To this day, people say that they didn’t know there were Indigenous tribes still in Virginia or reservations. Well, they haven’t gone anywhere and have always been here.
When it comes to Virginia’s first people, there can be confusion as to whether to refer to the tribes as Virginia Indians or Virginia Native Americans. The same can be said for African Americans and Black Americans. It really depends on who you are talking to. Lesson to be learned; it's based off of their personal preference, not what we want to label them as.
There are eleven tribes in Virginia: Mattaponi, Pamunkey, Chickahominy, Eastern Chickahominy, Rappahannock, Upper Mattaponi, Nansemond, Monacan Indian National, Cheroenhaka (Nottoway), Nottoway, and Patawomeck. There are two reservations –Mattaponi and Pamunkey – both in King William County. They are the two oldest reservations in the nation.
Why have we forgotten about Virginia’s first people? Some point to Hollywood movies and T.V. only spotlighting tribes west of the Mississippi. Maybe the biggest reason is the deliberate erasing of an entire identity, culture, civilization. Virginia took part by passing the Racial Integrity Law in 1924. After passage, the Virginia Bureau of Vital Statistics recognized only two races – white and black. If you were a Virginia Indian, you didn’t exist, according to the law.
Doctors, nurses, and midwives understood that they were to enter a race of white or colored on a birth certificate, or there would be consequences, reinforcing the segregation and discrimination in Virginia. It was a form of document genocide for the Virginia Indigenous population. Some people traveled to Washington D.C. or North Carolina to get married so that their certificate stated that they were “Indian”.
Another way to hold onto their culture was by opening up their own schools like the Sharon Indian School in King William County, which now is the only public Indian school building still standing in Virginia. It is listed on the Virginia Landmarks Register and the National Register of Historic Buildings.
Virginia’s Native Americans have held yearly Pow Wows to bring tribes together. People get to connect to other young members and elders and celebrate their culture, keeping it alive.
The eleven tribes in Virginia had a hard and long road to traverse to be federally recognized. What exactly is federal recognition? It’s recognizing the sovereignty of each tribe. It provides access to funding and federally funded programs, like scholarships and grants to colleges that are only available to federally recognized tribes. With funding they will be able to keep improving their living conditions on reservations.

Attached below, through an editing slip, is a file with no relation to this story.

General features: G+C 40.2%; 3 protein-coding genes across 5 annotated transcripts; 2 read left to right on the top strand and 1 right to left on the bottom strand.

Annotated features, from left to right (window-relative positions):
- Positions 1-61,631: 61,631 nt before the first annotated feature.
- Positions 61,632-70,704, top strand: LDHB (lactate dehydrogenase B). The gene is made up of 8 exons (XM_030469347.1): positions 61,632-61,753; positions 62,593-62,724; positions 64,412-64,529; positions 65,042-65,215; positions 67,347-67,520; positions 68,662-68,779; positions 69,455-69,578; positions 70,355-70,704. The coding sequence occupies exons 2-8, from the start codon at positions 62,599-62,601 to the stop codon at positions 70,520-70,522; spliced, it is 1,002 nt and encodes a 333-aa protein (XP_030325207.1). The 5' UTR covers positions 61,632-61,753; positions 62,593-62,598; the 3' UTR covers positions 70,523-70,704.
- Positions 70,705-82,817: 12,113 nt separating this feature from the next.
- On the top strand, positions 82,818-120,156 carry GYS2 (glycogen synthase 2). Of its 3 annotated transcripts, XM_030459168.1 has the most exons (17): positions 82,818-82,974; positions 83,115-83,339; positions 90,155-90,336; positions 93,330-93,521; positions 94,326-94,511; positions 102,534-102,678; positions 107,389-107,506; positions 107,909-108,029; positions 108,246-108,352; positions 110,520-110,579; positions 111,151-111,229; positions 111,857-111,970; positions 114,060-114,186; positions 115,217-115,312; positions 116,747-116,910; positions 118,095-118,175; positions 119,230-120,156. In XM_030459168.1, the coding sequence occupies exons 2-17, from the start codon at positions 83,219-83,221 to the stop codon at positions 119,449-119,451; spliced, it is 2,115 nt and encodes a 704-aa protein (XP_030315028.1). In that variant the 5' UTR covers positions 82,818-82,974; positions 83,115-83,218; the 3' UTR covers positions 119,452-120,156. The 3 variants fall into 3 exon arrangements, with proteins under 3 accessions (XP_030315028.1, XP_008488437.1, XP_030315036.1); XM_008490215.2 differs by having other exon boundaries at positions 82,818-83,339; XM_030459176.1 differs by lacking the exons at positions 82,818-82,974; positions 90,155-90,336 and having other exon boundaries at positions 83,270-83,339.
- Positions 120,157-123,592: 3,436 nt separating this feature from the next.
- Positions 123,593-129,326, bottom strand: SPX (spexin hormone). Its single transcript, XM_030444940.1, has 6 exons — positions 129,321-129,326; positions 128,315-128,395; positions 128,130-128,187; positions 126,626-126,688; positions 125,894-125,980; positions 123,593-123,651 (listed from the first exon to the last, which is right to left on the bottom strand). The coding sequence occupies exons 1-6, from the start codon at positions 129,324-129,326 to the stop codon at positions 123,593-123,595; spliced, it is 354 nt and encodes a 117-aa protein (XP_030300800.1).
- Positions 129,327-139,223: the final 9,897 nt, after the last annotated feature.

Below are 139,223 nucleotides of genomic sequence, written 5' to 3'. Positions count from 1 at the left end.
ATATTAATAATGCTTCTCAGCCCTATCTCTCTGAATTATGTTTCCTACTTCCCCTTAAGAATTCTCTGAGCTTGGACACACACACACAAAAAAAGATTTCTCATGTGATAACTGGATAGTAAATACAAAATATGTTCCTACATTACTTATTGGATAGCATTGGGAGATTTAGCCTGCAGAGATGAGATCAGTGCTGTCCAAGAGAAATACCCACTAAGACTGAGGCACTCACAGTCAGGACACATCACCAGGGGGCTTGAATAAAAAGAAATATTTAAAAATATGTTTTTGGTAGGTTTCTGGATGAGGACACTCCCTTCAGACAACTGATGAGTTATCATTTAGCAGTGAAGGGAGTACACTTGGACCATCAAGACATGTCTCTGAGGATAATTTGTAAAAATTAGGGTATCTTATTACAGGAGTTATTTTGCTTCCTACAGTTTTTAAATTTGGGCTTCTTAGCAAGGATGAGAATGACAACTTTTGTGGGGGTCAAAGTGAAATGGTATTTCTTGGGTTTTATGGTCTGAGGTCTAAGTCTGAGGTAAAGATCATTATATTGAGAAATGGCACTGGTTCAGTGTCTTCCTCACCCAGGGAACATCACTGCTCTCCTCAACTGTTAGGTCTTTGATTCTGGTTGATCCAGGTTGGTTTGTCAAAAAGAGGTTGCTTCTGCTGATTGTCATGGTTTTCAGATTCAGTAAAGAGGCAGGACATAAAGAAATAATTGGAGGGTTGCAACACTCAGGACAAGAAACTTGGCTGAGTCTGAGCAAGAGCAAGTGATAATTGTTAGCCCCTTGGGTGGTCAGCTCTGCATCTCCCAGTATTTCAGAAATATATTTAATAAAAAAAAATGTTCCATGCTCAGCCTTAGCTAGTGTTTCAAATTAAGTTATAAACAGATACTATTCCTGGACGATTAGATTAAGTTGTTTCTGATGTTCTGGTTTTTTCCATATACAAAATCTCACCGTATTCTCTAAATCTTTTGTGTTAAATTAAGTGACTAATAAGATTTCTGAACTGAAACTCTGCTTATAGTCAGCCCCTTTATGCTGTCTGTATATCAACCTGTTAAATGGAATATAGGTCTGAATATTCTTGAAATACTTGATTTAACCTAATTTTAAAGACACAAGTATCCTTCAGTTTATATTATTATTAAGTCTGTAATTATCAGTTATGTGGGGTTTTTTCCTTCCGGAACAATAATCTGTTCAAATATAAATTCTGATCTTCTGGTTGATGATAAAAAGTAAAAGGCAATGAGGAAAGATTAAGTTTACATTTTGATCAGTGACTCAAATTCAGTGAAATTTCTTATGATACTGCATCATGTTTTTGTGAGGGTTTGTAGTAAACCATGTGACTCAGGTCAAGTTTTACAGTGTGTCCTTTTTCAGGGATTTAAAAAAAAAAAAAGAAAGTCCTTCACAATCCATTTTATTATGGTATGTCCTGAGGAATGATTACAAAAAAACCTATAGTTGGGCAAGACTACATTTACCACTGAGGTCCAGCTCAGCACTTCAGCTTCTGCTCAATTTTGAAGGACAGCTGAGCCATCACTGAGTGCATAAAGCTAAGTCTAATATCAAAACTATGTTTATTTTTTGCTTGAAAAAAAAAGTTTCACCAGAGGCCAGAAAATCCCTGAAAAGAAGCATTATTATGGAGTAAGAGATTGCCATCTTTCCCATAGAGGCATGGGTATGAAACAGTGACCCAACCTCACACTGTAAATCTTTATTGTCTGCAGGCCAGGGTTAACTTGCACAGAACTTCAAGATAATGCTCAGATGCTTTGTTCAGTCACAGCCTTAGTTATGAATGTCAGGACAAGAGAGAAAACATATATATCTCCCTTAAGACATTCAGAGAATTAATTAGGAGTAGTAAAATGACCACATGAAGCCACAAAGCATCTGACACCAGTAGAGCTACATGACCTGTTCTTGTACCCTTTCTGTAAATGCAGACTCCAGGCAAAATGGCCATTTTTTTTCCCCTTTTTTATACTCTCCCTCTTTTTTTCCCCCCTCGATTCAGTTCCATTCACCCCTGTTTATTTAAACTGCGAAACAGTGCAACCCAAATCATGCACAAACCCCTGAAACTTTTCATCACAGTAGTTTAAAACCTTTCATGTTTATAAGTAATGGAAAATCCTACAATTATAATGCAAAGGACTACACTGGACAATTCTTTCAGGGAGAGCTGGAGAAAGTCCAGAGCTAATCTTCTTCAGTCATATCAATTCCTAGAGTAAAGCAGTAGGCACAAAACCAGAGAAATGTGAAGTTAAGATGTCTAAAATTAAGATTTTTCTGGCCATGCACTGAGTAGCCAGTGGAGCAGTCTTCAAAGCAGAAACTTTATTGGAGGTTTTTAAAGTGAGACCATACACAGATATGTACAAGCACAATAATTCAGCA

The process is complicated and a balancing act, like starting a business. You have to develop a specific business plan as to how you intend to use the grants. If you are awarded the money, you have to provide periodic reporting to demonstrate how you are utilizing those funds. It’s not free money.
Most Virginian tribes recognition has only just been granted. The Pamunkey received federal recognition in July 2015. The tribe began the process to petition the Department of Interior for recognition in the early 1980s. The Chickahominy – along with the Chickahominy Eastern Division, Upper Mattaponi, Rappahannock, Nansemond, and Monacan tribes – received federal recognition in January 2018. The ancestors of these tribes stretch back thousands of years, but are only now being recognized.
The tribes located in central Virginia – the Mattaponi, Pamunkey, Chickahominy, and Upper Mattaponi – are Eastern Woodland Indians, part of the Algonquin family of Indians. The Pamunkey Indian Tribe has existed in what is now Eastern Virginia for over 10,000 years.
Let us help Virginia’s first people not be forgotten.
You can support by attending different events the tribes invite the public to, visit their museums, and volunteer your time to causes they believe in fighting for. Keep learning, keep growing.
Pamunkey Indian Museum and Cultural Center http://pamunkey.org/reservation/museum-cultural-center/
Wolf Creek Cherokee Museum & Tribal Center
Virginian Indian Trail guide